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Dominican Heroin and Cocaine Trafficker Extradited from the Dominican Republic Following Joint Investigation by United States, Germany, Canada, and Switzerland

FOR IMMEDIATE RELEASE
July 19, 2007

Drugs Concealed in Suitcases Carried by Young Women

BROOKLYN, NY – Jose Ramon Hinojosa Santos, the head of an international drug ring that shipped heroin and cocaine to the United States, Western Europe, and Canada, was extradited to the United States from the Dominican Republic late Sunday evening. He was arraigned Monday afternoon before United States Magistrate Judge Roanne L. Mann at the U. S. Courthouse in Brooklyn, New York, and ordered detained. The defendant’s initial appearance before United States District Court Judge Raymond J. Dearie is scheduled for 4:30 this afternoon.

On July 18, 2006, an indictment was returned by a federal grand jury in Brooklyn charging Hinojosa with drug trafficking conspiracy, and a warrant was issued for his arrest. Hinojosa was apprehended by law enforcement officers in the Dominican Republic on February 11, 2007, and ordered held without bail. On July 13, 2007, after the Dominican Republic authorized Hinojosa’s extradition to the United States, he unsuccessfully attempted to escape by sawing through the bars of his prison cell.

The indictment charges that since 2002, Hinojosa’s organization shipped drugs from Colombia through Venezuela to the Dominican Republic, and then utilized young Dominican women to import heroin and cocaine into the United States, Canada, Germany, Switzerland, France, and The Netherlands. Typically, the couriers transported between three and eight kilograms of cocaine, and between one and three kilograms of heroin, hidden in suitcases. To minimize the chance of detection, the couriers were often accompanied by friends and family members to make it appear as if they were on a vacation. DEA estimates that the organization was responsible for sending over 50 kilograms of heroin to the United States and over 100 kilograms of cocaine to Western Europe between 2004 and 2006. In the past three years, fourteen of the couriers were arrested in the United States, Canada, the Dominican Republic, and Western Europe. Four of the couriers arrested in New York have pleaded guilty to narcotics trafficking charges and are awaiting sentence.

The arrest of Hinojosa and the drug couriers is the product of a lengthy investigation conducted by Drug Enforcement Administration Offices in New York, Berlin, Bern, and the Dominican Republic, the Royal Canadian Mounted Police, the Montreal Office of the Director of Public Prosecutions, Germany Landeskriminalamt (LKA) in Berlin, the Swiss Federal Office of Police, and the Swiss Federal Prosecutor’s Office in Bern, Switzerland. During the investigation, law enforcement officers seized over 45 kilograms of cocaine and one kilogram of heroin.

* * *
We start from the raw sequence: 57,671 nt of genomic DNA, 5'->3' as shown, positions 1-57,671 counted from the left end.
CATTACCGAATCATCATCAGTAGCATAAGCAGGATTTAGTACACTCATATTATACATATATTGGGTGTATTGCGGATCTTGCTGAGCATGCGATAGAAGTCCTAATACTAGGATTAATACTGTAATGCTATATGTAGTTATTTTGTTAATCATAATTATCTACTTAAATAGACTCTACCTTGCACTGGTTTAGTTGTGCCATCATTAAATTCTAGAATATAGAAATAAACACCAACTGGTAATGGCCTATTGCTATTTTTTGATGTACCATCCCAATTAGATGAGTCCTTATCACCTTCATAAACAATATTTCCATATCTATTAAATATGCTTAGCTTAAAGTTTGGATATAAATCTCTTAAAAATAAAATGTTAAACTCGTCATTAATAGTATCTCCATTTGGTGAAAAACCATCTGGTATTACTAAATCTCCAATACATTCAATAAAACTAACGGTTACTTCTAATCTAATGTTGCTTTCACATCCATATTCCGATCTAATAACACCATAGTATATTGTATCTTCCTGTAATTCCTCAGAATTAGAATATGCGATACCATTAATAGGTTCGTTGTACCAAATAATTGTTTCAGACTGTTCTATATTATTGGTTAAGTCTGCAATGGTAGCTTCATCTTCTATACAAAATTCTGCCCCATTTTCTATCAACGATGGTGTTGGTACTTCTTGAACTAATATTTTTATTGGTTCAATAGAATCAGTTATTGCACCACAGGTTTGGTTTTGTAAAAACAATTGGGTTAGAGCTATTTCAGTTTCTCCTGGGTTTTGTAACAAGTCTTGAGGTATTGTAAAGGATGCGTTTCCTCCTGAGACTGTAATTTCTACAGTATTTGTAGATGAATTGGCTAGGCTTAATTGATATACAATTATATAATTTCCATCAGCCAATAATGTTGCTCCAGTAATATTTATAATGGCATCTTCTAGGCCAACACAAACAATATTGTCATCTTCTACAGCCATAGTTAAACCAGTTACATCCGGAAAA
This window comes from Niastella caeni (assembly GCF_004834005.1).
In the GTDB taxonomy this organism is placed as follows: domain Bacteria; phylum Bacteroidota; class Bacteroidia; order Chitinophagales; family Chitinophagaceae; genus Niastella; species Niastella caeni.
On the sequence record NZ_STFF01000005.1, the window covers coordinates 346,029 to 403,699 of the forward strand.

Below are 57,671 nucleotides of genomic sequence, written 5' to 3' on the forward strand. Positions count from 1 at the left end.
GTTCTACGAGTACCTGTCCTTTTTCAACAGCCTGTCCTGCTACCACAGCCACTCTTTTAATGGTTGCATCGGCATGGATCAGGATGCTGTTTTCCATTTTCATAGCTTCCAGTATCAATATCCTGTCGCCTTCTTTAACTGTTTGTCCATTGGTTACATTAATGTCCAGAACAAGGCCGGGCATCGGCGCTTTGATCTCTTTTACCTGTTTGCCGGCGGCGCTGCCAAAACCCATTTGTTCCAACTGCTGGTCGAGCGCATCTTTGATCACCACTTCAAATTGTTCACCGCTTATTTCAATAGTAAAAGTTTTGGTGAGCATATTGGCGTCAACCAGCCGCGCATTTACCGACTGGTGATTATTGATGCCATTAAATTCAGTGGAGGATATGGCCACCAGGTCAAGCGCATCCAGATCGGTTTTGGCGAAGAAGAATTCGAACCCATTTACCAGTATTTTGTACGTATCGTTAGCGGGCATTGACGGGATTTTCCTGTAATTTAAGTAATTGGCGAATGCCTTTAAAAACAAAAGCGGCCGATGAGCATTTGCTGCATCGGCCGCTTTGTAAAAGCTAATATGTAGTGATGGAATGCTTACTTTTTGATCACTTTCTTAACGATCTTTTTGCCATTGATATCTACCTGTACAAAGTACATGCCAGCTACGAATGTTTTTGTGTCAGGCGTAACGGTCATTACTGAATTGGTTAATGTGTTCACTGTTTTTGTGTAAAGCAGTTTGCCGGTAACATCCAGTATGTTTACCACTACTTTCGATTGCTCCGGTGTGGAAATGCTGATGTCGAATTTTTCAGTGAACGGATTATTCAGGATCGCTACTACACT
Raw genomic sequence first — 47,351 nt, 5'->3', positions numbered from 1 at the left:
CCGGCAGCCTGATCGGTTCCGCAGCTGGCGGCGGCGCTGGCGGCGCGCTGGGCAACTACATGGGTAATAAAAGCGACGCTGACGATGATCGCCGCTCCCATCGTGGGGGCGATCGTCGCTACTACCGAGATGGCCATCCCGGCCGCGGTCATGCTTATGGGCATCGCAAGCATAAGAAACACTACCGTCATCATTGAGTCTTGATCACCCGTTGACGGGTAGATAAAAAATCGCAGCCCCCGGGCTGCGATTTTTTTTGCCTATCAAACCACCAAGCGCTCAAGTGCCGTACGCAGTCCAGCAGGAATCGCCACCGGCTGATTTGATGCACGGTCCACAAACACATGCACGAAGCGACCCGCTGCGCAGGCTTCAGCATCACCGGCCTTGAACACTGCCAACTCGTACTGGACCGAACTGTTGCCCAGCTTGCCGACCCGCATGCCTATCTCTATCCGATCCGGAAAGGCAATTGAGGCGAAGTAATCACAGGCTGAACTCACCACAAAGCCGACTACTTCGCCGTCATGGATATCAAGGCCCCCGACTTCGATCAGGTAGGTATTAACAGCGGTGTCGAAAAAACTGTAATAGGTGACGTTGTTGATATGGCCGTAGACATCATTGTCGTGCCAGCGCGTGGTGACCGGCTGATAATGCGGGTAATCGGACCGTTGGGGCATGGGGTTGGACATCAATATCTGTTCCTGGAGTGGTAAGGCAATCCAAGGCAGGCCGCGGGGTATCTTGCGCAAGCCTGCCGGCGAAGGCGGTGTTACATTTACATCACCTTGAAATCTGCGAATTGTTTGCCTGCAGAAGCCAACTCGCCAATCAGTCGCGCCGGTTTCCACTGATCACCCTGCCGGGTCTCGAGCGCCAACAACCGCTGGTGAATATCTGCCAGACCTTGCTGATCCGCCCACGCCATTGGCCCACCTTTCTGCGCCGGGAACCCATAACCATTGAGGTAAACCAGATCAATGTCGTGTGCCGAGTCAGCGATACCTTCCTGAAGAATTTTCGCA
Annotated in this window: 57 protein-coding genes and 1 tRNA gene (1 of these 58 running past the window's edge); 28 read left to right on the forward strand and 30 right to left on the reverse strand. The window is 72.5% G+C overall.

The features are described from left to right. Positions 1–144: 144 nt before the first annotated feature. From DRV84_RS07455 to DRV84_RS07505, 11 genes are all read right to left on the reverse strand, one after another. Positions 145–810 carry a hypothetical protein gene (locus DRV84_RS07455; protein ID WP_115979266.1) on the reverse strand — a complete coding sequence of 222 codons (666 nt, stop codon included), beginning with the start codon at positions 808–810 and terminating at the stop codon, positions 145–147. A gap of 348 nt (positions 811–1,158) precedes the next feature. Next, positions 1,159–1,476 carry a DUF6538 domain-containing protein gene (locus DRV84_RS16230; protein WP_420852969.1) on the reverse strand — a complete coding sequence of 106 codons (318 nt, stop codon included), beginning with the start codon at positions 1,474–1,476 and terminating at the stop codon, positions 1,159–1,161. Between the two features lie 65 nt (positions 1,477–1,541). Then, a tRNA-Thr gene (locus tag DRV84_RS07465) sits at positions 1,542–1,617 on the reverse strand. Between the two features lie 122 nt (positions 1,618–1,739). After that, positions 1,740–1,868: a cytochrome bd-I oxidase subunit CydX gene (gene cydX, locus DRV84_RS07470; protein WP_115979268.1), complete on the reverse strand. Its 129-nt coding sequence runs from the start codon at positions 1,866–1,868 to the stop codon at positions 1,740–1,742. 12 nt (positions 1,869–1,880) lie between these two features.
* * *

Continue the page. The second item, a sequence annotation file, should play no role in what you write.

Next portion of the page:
“The combined efforts of law enforcement on two continents identified and then dismantled a major drug importation organization operating from the Dominican Republic,” stated United States Attorney Roslynn R. Mauskopf. “We are committed to working with our law enforcement colleagues around the world to bring to justice those who would bring illegal drugs into our countries.” Ms. Mauskopf expressed her grateful appreciation to the agencies that assisted the investigation.

John P. Gilbride, Special Agent-in-Charge, Drug Enforcement Administration, New York Field Office, stated, “Working collaboratively with our law enforcement partners around the globe, DEA identified a multitude of drug couriers who were operating under the direction of Hinojosa Santos. This extradition is a success for our global counterparts and sends a signal to drug traffickers worldwide who are responsible for flooding our streets with illegal narcotics that we will not tolerate their actions.”

The charge in the indictment is merely an allegation, and the defendant is presumed innocent unless and until proven guilty. If convicted, Hinojosa faces a maximum sentence of life imprisonment, a mandatory minimum sentence of ten years’ imprisonment, and a $4 million fine.

The government’s case is being prosecuted by Assistant United States Attorney Bonnie S. Klapper.



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